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Saturday, July 22, 2006 

Margaret Ng: The Lack of Youth Participation in Hong Kong Politics

Looking at some of the Chinese blogs in Hong Kong's blogosphere, where a good number of them have a yellow "ribbon" banner which shows their support for universal suffrage, I would have thought that many young people in Hong Kong care about democracy.

But in reality, that might not be the case. Margaret Ng, member of the Legislative Council and Civic Party shares her observation, in her column in Apple Daily, on reasons behind the lack of youth participation in politics and its implication on Hong Kong's democratic development in the long run.

Below is a translation of Margaret Ng's writing, originally appeared in Apple Daily and also available Ng's website.

The march in 2003 was especially full of middle class and professionals; men, women, old and young. 2004's march seemed to have a lot of young people. One explanation for that was they missed the historical march in 2003 and they couldn't afford to miss this one. I didn't pay attention to 2005's. This year's march, even though at the forefront, the march was led by a youth theme, but overall, the proportion of young people didn't seem to be high. Middle-age or near middle-age population were very apparent. If that is the case, then it is worth paying attention to and understanding it. If democracy is middle-aged people's 心事, then after eight or ten years, the age factor will become a disadvantage for democratic development. Hong Kong and China's democracy can never be attained. This is because, people in power know that only if they could defer the issue to the next generation in charge of social and economic hub, then the issue of democracy will become unimportant.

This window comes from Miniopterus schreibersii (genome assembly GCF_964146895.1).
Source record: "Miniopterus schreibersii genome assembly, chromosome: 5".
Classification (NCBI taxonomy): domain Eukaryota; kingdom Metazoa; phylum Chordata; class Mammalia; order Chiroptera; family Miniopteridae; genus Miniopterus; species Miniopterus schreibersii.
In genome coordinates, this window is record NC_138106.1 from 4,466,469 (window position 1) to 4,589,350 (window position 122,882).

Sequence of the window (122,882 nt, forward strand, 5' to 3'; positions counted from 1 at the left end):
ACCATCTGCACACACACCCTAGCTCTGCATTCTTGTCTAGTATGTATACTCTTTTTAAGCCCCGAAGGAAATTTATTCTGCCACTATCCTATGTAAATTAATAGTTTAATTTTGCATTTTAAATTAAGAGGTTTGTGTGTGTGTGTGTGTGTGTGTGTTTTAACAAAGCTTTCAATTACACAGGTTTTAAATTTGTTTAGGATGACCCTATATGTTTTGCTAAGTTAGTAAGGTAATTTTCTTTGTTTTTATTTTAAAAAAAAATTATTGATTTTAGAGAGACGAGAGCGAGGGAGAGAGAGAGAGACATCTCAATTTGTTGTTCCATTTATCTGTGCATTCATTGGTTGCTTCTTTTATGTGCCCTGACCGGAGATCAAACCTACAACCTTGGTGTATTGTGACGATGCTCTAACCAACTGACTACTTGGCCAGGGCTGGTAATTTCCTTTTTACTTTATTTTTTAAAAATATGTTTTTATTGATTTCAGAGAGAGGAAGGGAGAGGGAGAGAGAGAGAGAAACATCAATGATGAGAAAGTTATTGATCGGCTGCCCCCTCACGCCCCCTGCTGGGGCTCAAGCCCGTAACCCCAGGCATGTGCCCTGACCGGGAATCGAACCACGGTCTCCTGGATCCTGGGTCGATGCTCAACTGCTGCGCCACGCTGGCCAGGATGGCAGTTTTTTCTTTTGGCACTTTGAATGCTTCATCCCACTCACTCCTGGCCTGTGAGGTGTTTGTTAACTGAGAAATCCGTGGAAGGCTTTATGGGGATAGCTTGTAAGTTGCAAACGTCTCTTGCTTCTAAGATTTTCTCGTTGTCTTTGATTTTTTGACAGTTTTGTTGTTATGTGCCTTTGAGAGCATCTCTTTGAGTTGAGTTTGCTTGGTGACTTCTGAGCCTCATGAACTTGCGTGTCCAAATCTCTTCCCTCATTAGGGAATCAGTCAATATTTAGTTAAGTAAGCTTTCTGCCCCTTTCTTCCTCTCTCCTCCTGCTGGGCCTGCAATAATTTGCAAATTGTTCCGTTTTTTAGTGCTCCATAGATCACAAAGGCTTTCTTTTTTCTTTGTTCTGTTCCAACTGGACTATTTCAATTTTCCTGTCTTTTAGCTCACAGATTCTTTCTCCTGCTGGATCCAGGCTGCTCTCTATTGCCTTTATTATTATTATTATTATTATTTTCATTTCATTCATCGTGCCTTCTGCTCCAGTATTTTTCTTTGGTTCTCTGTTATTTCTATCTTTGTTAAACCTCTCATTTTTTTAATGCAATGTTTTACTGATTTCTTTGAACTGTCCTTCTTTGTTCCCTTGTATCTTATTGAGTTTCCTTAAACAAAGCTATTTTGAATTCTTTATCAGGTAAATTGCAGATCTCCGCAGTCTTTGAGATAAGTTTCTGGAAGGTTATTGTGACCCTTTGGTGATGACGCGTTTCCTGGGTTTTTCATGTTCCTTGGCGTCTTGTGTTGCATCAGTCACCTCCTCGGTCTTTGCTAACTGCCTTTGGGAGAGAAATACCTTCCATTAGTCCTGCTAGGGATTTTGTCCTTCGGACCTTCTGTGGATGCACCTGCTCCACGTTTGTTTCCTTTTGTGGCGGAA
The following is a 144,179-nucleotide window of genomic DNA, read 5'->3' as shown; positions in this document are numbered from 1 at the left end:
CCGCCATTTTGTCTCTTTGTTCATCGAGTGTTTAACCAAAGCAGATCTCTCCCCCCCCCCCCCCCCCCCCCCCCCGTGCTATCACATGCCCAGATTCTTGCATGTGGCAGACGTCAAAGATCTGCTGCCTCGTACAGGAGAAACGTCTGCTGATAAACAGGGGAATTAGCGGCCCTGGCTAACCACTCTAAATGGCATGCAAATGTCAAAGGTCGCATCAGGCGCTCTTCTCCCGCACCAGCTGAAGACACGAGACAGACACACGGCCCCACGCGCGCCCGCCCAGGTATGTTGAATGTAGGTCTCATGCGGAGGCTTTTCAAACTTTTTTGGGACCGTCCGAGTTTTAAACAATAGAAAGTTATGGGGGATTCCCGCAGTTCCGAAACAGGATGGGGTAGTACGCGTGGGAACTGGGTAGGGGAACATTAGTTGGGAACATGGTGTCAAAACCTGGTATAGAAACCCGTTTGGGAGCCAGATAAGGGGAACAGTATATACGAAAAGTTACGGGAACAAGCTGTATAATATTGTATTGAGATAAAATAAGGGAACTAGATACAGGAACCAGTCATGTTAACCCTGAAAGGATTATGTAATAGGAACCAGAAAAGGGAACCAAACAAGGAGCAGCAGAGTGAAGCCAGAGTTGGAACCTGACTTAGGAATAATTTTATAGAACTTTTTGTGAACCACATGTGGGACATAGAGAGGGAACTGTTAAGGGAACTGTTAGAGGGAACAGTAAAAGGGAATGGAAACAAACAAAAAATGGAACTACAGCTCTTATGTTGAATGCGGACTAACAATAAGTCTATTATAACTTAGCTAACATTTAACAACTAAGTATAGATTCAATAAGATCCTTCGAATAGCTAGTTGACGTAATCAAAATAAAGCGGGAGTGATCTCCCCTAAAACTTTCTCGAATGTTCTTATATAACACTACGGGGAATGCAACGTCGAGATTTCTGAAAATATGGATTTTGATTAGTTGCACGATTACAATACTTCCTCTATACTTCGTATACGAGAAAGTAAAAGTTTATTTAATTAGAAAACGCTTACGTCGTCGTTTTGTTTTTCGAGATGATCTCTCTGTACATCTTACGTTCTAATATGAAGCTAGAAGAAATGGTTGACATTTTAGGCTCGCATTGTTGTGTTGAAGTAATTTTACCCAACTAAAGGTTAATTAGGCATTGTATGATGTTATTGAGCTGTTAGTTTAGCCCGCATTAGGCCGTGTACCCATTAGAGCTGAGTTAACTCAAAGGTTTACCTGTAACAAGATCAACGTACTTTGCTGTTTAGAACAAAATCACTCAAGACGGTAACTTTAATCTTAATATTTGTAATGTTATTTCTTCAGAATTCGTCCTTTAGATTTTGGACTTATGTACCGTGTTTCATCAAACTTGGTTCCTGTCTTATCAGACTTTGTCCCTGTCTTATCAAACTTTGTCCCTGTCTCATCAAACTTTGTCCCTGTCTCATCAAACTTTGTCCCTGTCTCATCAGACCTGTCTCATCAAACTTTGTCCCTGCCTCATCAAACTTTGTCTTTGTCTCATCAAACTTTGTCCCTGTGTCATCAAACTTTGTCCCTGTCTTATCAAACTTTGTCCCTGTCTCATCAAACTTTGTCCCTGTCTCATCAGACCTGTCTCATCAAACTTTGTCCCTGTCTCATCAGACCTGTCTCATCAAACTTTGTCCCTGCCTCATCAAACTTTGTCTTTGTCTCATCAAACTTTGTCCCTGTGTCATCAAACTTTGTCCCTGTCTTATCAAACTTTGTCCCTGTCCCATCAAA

Why is it like that? Ideals is the the innate nature of young people. Democractic thinking, striving for a society of equality and anti-authoritarian attitude, are naturally young people's attitude. Colonial's "slavarized education" didn't destroy our generation's quest for democracy. Why is is that nine years after people have lived under a system where they are the master of their own house, that they have become apathetic towards democracy? Was it that we didn't educate our next generation properly; or was the S.A.R. government's education policy too successful, making students of Hong Kong only care about their employment upon their graduation?

In fact such thoughts didn't only occur to me when the march took place. Two weeks ago, I was handing out promotional flyers for the July 1st March. I had already noticed that out of every ten young people, only two or three were willing to accept flyers. It is not that they were not interested, but that sometimes they appeared to look down on us. Obviously they were not disrespecting us for our hard work we put in for our ideals, but they looked down on us because we are performing such "bored" task. Globalization has made earning a living more difficult, turning career into a cause of never-ending self-improvement and self-promotion; having someone who could help me land a job is the most important thing, and participating in the fight for democracy may only affect my opportunities, and therefore avoid it wherever one possibly could. So young and they are already so practical, what a great pitty!


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